Code Hero raises over $100,000 for shooter that teaches computer programming Over the years, there have been a lot of efforts to create games that make learning how to program a computer simple and fun, with widely variable results. But indie developer Primer Labs seems to have hit on something special with Code Hero, a first-person shooter that teaches JavaScript and UnityScript programming by letting players fire bits of code that actually affect the environment. The group recently reached its Kickstarter funding goal of $100,000 for the project, and is still looking for last-minute donations to help fund a multiplayer mode. Despite the name, Code Hero is much more like Portal or Minecraft than Guitar Hero, according to its creators, but "instead of making blocks or portals, you shoot Javascript" that executes when it hits its target. The team has been "eating ramen or worse" to make a beta version of the game, which got an amazing response at last year's Minecraft-focused Minecon convention in Las Vegas, Peake said.

RB Whitaker's Wiki: Welcome Welcome to this website! This started out as a temporary location for my tutorials and projects, which has become quite popular, and as a result, fairly permanent. As long as Wikidot keeps cooperating with me, I'm planning on staying here. This site is designed as a place to help you get going with game development (or just software development in general) and provides you with tons of free amazing tutorials, software, and resources for you to use. Take a look at my XNA Tutorials as well as my MonoGame Tutorials, and my Realm Factory program, which is a basic (free) level editor for XNA. 10 March 2014 The Game Development Competition just wrapped up yesterday, and I have to say, it was a blast! We'll be doing another competition sometime in the near future. 30 January 2014 I'm announcing today that we are planning a month-long Game Development Competition here on the site! The competition has a loose "Space Invaders" theme, but you shouldn't feel limited by it. 26 January 2014 Sorry guys.

TIGSource Want To Make a Video Game? Here's How! Please ensure you have JavaScript enabled in your browser. If you leave JavaScript disabled, you will only access a portion of the content we are providing. <a href="/science-fair-projects/javascript_help.php">Here's how.</a> Abstract Do you love playing video and computer games? Objective To program a simple video game that can be customized, as desired, and to determine the factors that affect the game's score. Credits Ian Slutz, Planet Moon Studios Amber Hess Sandra Slutz PhD, Science Buddies Scratch is a trademark of the Massachusetts Institute of Technology. Share your story with Science Buddies! I Did This Project! Last edit date: 2014-03-03 Introduction Note: This Science Buddies project idea was written using Scratch version 1.4. While Scratch 2 offers improvements over Scratch 1.4, the layout and some features have changed slightly. How would you like to make your very own video game? The game you will create in this science fair project is a game of chase between a cat and a dog.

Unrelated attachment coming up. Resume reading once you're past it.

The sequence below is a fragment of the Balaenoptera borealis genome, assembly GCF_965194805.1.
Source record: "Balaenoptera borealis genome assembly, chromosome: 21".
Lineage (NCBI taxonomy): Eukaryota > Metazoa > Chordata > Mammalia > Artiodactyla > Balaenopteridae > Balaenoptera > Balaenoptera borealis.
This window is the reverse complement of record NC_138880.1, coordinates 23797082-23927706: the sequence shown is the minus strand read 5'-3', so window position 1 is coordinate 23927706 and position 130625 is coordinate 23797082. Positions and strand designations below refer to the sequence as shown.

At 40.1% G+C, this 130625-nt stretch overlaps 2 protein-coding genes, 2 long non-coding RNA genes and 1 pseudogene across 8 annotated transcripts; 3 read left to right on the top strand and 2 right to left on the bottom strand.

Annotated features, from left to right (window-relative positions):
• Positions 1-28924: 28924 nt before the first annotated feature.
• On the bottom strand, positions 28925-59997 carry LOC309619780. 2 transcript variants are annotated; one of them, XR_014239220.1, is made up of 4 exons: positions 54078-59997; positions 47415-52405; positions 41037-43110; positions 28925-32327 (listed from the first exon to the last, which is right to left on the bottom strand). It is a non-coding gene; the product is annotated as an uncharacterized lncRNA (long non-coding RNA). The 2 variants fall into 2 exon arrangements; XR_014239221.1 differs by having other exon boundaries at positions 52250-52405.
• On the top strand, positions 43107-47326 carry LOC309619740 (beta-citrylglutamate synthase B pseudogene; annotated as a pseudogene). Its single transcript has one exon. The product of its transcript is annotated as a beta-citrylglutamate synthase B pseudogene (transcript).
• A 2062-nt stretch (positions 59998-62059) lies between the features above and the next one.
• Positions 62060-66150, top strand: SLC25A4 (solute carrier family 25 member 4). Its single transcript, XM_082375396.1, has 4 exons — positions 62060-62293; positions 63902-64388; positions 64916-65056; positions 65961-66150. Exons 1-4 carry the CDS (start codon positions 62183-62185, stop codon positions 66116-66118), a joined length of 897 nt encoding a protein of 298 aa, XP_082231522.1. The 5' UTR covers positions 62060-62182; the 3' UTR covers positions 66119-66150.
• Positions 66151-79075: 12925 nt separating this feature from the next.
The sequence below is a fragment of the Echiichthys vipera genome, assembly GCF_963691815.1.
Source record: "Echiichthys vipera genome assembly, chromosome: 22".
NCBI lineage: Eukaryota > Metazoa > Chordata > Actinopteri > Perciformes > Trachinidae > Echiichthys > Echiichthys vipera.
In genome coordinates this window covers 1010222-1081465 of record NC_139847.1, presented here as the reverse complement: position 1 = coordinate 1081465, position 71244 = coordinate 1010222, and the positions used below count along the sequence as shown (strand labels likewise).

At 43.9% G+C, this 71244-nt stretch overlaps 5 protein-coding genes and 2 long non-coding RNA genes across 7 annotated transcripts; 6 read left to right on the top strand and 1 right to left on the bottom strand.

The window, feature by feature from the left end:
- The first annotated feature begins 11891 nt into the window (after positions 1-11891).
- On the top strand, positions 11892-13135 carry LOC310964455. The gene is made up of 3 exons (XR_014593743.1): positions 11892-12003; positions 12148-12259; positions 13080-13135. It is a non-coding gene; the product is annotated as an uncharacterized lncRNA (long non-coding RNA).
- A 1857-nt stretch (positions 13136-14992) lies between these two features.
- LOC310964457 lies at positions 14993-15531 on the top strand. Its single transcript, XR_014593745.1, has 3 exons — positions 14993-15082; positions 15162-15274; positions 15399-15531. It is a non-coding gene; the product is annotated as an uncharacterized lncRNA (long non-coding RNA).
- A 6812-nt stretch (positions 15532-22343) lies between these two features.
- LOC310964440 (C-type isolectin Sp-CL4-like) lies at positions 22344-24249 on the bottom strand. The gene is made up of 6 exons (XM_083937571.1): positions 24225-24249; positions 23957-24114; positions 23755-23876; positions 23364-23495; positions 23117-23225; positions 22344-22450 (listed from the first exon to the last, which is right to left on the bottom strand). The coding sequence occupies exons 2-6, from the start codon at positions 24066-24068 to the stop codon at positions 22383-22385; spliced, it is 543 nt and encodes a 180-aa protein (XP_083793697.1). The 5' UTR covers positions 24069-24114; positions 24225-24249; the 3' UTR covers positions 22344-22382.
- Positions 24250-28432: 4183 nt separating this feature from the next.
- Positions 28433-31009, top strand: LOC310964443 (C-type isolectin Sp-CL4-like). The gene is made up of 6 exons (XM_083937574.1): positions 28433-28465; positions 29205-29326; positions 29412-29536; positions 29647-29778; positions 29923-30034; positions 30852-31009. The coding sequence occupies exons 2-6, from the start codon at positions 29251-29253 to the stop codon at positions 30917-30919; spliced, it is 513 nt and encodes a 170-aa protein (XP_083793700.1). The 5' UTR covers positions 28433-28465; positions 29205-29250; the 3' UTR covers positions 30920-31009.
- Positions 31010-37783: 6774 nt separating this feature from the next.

Ludum Dare Ludum Dare 29 Theme Slaughter!! April 10th, 2014 1:16 pm With over 3000 themes suggested by the community, how do we make that more manageable? With this! It’s like hot-or-not for Ludum Dare themes. Next week we kick off Warmup Weekend (April 19th-20th), and begin main Theme Voting. Special thanks again to Sorceress for preparing the theme list for me. I’m in! April 14th, 2014 3:44 am Sorry for the choppiness. Anyway, I’m in! I’m in as well April 14th, 2014 12:34 am 2nd time LD for me. Will be using C++ and probably the SFML library. Good luck everyone! My third Ludum Dare! April 13th, 2014 9:11 pm Hello, This will be my third ludum dare and I am exited! This time I am making an accessibility first approach, complete code designed to run in browsers. Language: Javascript/HTML5Editor: Sublime? I have just tried Phaser and it looks really good. Have fun and make great games. LD 29… I am IN! April 13th, 2014 8:53 pm As customary, Tools IDE: Eclipse Image Editor: Gimp 2 Libraries: Personal In! Tools: I’m in!